Zamboanga (AsiaNews) Some 12,000 troops and police have been deployed to guard polling stations and protect voting in the Autonomous Region in Muslim Mindanao (southern Philippines). Security services said they have picked out 120 election "hot-spots" where there is a higher risk of unrest and electoral fraud.
Voters are choosing the new governor, vice-governor and 24-member legislature. Nine people are running for each of the two executive posts; 114 are vying for a seat in the local parliament.
"We will make sure that we will not only have a violence-free election, but an honest and credible process," Ricardo de Leon, the deputy national police chief said.
The 2004 presidential and congressional elections were marred by accusations of electoral fraud against outgoing and eventual winner President Gloria Macapagal Arroyo and have contributed to the current political crisis that is gripping the Philippines.
Mindanao is considered high risk for several reasons.
It has a long history of violence between the separatists of the Moro National Liberation Front (MNLF) and the Filipino army. A peace deal was signed in 1996 after decades of guerrilla warfare but only after it cost the lives of 120,000 people. However, some armed groups like the Moro Islamic Liberation Front (MILF) are still demanding Mindanao's independence and negotiating with the central government. Finally, there is Abu Sayyaf, an Islamic group linked to al-Qaeda.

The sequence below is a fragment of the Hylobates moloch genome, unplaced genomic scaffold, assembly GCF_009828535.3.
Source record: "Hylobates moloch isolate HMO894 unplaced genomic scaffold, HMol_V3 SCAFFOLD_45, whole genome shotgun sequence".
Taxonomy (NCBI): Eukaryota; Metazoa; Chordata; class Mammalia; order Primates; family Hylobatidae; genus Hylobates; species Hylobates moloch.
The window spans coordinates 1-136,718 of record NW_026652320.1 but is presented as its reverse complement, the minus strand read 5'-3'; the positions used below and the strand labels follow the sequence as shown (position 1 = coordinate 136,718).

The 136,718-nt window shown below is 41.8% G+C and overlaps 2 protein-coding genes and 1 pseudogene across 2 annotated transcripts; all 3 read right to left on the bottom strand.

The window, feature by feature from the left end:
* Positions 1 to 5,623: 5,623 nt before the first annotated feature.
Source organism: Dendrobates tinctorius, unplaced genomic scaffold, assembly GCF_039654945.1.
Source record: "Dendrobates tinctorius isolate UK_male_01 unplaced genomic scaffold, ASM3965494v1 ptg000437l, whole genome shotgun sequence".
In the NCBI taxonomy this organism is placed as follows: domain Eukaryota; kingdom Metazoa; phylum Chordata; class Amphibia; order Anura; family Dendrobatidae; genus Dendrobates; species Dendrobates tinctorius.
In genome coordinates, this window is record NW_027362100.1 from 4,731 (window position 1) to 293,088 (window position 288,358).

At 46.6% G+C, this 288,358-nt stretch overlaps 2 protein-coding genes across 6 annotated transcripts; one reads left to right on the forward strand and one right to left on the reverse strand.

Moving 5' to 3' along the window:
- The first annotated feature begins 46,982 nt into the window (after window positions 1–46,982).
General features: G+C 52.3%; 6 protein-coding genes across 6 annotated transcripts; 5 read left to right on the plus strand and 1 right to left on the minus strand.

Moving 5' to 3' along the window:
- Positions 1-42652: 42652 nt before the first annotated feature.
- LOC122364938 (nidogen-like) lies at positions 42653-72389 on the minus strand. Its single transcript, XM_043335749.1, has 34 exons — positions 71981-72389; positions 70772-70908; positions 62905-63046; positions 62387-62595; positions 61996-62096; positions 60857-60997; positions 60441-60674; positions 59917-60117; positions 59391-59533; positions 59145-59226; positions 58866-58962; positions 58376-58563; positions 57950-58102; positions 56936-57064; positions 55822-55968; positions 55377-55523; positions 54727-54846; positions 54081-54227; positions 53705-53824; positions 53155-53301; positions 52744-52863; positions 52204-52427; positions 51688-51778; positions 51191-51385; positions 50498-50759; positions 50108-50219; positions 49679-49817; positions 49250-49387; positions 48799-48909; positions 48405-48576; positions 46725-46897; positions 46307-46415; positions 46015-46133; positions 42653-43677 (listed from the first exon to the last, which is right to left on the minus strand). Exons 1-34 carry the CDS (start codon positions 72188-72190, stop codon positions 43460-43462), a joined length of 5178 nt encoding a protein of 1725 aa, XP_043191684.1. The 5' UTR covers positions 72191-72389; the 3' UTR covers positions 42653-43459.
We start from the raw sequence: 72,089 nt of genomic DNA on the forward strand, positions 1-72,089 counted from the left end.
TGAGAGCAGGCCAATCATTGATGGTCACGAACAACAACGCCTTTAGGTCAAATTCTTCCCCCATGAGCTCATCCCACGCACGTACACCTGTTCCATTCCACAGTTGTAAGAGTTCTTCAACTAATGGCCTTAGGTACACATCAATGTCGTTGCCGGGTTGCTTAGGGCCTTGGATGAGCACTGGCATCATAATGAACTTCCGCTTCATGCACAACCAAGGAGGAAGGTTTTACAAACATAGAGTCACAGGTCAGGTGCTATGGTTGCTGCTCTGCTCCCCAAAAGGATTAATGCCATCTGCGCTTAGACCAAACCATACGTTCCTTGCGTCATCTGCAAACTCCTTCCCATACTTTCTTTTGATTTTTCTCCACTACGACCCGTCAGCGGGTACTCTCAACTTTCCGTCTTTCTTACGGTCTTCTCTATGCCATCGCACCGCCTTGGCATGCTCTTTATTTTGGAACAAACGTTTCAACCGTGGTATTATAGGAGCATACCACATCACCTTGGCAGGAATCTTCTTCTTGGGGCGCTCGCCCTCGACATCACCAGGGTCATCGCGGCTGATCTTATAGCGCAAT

Today, news reports have been published indicating the possible presence of ten suicide bombers from Indonesia who are said to be trying to buy explosives for new attacks in the country. The alarm, which was made by the Philippines security services, has raised great concern because of the presence in Mindanao of Jemaah Islamiyah, an Indonesia-based extremist Islamic group that many observers consider closely tied to al-Qaeda.
The country has already been targeted by terrorist attacks; for example, on February 27, 2004, an attack against Superferry 14 left more than a hundred people dead.
Catholic sources on the island warn that no one can vote freely "despite efforts by Christian and Muslim leaders to urge voters to act responsibly when they cast their ballots".
According to Father Benjamin Torreto, from the archdiocese of Cotabato, people are likely to be influenced by Manila politicians and village leaders. "Voters are not interested in the outcome", he said.
Missionaries with the Pontifical Institute of Foreign Missions (PIME) who operate in the area agree. "Those who cannot buy votes can't even run. People have become very apathetic and resigned; they either abstain or vote for highest bidder".
The Church, the missionaries stress, has this challenge to face, namely "uproot this mentality. But to do so, we must have heroic role models who renew faith in everyday life".